Make sure you are educated about the dangers of opioid abuse. But, don’t be discouraged and think that the abuse is incurable! There are many resources that can be used to break the addiction cycle and can make real change in the lives of its victims. Ask for help and offer help.

People in Pill Bottles LINKEDIN.png

Top 5 Social Media Tips That Can Benefit Every Agency | North Carolina Employee Benefits

The world is connected nowadays through our screens. Whether it be email, texting, websites, Facetime, or social media; we all use technology to connect us to others. According to Hubspot, an online marketing and sales software provider, consumers are on social networks more than ever before. They wrote:

In our survey of 1,091 global internet users, we’ve found people have dramatically increased content consumption on the three most popular social networks in the last two years: Facebook (+57% increase), Twitter (25% increase), and LinkedIn (21% increase). These networks have notably doubled down on content in the past few years to capture and retain the attention of their users -- and it appears the playbook is working.The Future of Content Marketing: How People Are Changing the Way They Read, Interact, and Engage With Content

So, how do you harness this tech to strengthen your connectivity to your audience? Here’s the top 5 tips for using social media that every agency can benefit from using. 

1.     Consistent Content Posting

Your followers want to know when they can expect new info to be posted on your website and social media. If you post once a week for 3 weeks and then not post again for another month, your audience will quit paying attention. Consistency is the key! Mke a point to post at the same general time on the same days and you will see more interaction from your followers.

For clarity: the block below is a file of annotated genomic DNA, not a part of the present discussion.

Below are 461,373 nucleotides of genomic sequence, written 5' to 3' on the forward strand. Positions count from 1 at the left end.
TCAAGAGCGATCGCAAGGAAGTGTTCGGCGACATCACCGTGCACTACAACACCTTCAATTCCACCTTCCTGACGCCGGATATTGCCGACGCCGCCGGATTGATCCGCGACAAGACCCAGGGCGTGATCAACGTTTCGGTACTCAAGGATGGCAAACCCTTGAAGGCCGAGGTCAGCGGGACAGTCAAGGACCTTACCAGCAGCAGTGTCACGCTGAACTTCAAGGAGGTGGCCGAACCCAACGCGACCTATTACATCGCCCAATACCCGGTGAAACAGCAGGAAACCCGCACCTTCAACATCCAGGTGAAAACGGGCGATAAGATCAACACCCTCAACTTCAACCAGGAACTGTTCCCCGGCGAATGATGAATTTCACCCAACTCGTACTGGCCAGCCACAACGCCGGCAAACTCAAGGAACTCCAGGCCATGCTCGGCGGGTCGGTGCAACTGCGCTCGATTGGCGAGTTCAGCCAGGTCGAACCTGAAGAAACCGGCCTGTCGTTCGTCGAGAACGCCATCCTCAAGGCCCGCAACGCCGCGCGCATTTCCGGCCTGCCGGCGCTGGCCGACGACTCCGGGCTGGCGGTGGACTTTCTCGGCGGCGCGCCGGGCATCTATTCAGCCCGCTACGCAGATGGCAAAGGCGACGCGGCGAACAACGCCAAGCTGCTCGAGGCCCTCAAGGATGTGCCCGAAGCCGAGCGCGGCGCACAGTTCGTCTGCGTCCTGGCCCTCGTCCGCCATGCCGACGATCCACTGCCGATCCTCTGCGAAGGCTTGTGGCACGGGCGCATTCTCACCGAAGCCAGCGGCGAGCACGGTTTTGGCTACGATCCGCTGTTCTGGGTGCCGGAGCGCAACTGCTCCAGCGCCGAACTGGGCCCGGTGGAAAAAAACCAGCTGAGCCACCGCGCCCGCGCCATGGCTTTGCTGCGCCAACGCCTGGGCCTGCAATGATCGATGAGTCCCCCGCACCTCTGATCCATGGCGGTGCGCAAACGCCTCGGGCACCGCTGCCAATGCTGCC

2.     Images & Videos

62% of users thoroughly consume the social media post if it includes video as compared to only 25% consumption of traditional long content posts. That’s a HUGE difference! Grab your audience’s attention when they are scrolling through their social media by posting pictures and videos. They are telling us that they will stop and watch or read more than skimming because of the images they see.

3.     Keep Up with Social Media Trends

Pay attention to what you are most engaged with on social media. Do you like to watch Facebook Live videos? Do you stop and scroll through pictures from companies when they post what they are doing in the community? Do you prefer to chat with a customer service representative online versus an email? If you are seeing your preferences change, there is a good chance your audience’s preferences are changing. Post pictures of your teams serving their community. Use videos to educate your clients on relevant issues in your field. Social media is constantly evolving so stay up on trends and use them on your pages!

4.     Facebook is Still King

Consumers are using Facebook for more than just connecting to their high school friends—they are using it to read content from their favorite businesses and groups. This means you MUST keep your Facebook page updated and have new content posted regularly. According to a new Hubspot survey, 48% of consumers use their Facebook feed to catch up on news, business, and lifestyle stories. This ties back to Tip #1 and reiterates that consistent posting is the sweet spot for engaging customers.